Fort Pierce Offshore: Nov. 2017

Kayden from Georgia came down for some mahi action. He hooked up this 18- pound mahi on a live sardine in 80 feet of water fishing out of the Fort Pierce Inlet. Photo credit: Capt. Danny Markowski.

The summer months are gone and we now have November upon us. It is now the time of year that cool fronts will start coming in and small boaters will need to watch the forecast.  On the days that are not good for a long run offshore, just look outside the inlets.

Big schools of Spanish mackerel will be arriving (also called Spanish macks). These fish are fun to target and great on the table. When exiting your inlet, just look for birds diving into schools of fish on the surface. The Spanish mackerels will school around the glass minnows and while they are eating, you will see the Spanish mackerels jumping out of the water.  Spanish mackerels will eat shrimp, but the best way to hook up these fish is to troll a small spoon around the schools or cast a small spoon, mylar jig or shiny top water lure into the school.  When doing this, troll at about two-to-three knots or reel the lure fast.  A small Clark Spoon or Drone Spoon from 1.5-inches to 2-inches is a good size. I suggest using a 2-inch piece of #3 wire between your lure and leader to prevent losing your lures to the sharp teeth of these Spanish mackerel.  A good setup for catching these fish would be a light 10-to-15-pound rod and reel matched with up to 12-pound mainline and a 20-pound leader. When located, these are a great fish for kids to have a good time catching. Just remind them that Spanish mackerel have sharp teeth, and depending on the child’s age, they may need help with removing the hooks.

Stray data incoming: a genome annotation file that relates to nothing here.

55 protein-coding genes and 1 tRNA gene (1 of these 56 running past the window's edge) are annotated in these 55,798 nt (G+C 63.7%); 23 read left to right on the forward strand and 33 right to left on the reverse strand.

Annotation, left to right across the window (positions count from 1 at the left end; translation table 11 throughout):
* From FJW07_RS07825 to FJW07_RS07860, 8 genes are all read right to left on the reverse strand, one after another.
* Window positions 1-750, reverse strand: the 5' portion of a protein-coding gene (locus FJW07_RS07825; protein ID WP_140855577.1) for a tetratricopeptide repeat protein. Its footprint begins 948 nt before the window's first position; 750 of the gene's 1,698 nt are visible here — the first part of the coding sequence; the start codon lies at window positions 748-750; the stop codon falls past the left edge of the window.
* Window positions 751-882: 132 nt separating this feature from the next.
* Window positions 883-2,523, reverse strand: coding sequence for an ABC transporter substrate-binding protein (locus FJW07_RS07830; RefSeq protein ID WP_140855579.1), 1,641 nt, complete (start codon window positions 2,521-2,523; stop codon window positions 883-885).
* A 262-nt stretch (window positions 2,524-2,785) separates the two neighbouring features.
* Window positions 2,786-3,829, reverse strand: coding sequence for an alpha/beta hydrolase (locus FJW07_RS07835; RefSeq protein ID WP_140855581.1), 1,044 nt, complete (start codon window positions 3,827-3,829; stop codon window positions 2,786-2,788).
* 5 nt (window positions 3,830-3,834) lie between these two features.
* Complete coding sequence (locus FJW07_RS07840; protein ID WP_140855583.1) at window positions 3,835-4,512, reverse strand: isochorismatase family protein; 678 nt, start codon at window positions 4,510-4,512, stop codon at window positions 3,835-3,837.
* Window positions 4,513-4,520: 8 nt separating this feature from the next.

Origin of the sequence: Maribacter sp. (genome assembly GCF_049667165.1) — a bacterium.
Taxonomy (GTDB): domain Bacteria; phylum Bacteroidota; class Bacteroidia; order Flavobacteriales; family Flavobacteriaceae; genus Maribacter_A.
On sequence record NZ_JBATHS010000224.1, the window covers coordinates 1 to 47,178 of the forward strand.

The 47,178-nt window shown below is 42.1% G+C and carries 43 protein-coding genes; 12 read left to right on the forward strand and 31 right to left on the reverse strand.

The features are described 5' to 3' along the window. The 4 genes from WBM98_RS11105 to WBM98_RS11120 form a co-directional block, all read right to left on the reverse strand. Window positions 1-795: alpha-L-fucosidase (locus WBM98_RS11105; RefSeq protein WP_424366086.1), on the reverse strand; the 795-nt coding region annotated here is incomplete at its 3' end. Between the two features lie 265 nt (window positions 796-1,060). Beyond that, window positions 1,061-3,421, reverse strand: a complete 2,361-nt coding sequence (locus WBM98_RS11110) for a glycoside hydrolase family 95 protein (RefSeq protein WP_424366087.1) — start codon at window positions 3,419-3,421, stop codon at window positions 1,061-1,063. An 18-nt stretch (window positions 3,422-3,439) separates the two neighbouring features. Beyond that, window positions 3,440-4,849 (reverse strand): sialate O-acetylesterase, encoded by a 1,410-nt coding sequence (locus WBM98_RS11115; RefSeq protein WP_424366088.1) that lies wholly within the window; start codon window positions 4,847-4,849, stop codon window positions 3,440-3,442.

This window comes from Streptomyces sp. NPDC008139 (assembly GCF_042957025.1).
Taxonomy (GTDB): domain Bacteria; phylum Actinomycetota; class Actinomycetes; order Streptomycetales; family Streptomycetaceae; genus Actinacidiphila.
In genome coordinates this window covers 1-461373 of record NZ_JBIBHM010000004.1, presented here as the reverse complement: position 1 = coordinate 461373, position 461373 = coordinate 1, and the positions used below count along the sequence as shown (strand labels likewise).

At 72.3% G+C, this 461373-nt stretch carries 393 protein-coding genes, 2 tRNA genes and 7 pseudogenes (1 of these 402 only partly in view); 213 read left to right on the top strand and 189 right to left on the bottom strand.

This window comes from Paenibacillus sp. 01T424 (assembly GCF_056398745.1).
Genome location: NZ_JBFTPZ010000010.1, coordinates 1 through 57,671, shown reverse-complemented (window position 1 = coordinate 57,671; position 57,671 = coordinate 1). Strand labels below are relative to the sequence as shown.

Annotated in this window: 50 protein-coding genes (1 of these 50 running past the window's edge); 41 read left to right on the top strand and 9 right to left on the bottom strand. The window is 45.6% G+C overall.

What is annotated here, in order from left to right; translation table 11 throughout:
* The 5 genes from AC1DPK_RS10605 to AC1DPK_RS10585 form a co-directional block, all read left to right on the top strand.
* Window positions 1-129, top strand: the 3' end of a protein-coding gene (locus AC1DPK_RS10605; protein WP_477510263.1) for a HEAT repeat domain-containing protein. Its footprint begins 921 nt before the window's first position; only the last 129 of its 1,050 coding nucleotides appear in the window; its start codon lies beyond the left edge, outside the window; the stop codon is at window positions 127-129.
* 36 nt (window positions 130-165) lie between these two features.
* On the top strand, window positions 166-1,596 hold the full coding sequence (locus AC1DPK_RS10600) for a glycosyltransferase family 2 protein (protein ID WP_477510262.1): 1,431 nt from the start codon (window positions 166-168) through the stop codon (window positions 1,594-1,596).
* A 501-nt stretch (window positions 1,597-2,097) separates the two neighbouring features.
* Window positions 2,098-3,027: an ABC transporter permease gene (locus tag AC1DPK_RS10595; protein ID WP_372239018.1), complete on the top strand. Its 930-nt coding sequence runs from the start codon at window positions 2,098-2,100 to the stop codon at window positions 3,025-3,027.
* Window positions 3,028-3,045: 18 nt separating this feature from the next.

When the conditions allow, you can run offshore and the mahi should be heading south again.  This time of year, I have found that you don’t have to go beyond depths of 80-to-100 feet to find mahi. I usually start looking for them when reaching depths of 60 feet. Trolling ballyhoo is a known method for finding and catching these fish, but if live baits are available, it is always a good idea to bring some along for when the mahi are located. Troll ballyhoo at 5-to-7 knots, naked or with colored skirts to cover more ground when searching. When mahi are located around floating debris or weedlines, switch to some live bait to start a feeding frenzy.  If you choose to troll a weedline with live bait, lower your trolling speed to idle speed and try to keep the weedline on one side of your boat to avoid getting your live bait hung up in the weeds. When a hooked mahi gets boat side, leave him in the water to see if a school is around, and if so, they will stay with the hooked one and you can pitch baits to them and catch a few more.

Enjoy your time on the water and be safe. Do your homework and check the weather forecasts before going out. Remember, if in doubt, head in and fish the inlet! Catch them up!

FORECAST BY: Capt. Danny Markowski
LottaBull Fishing Charters
Phone: (772) 370-8329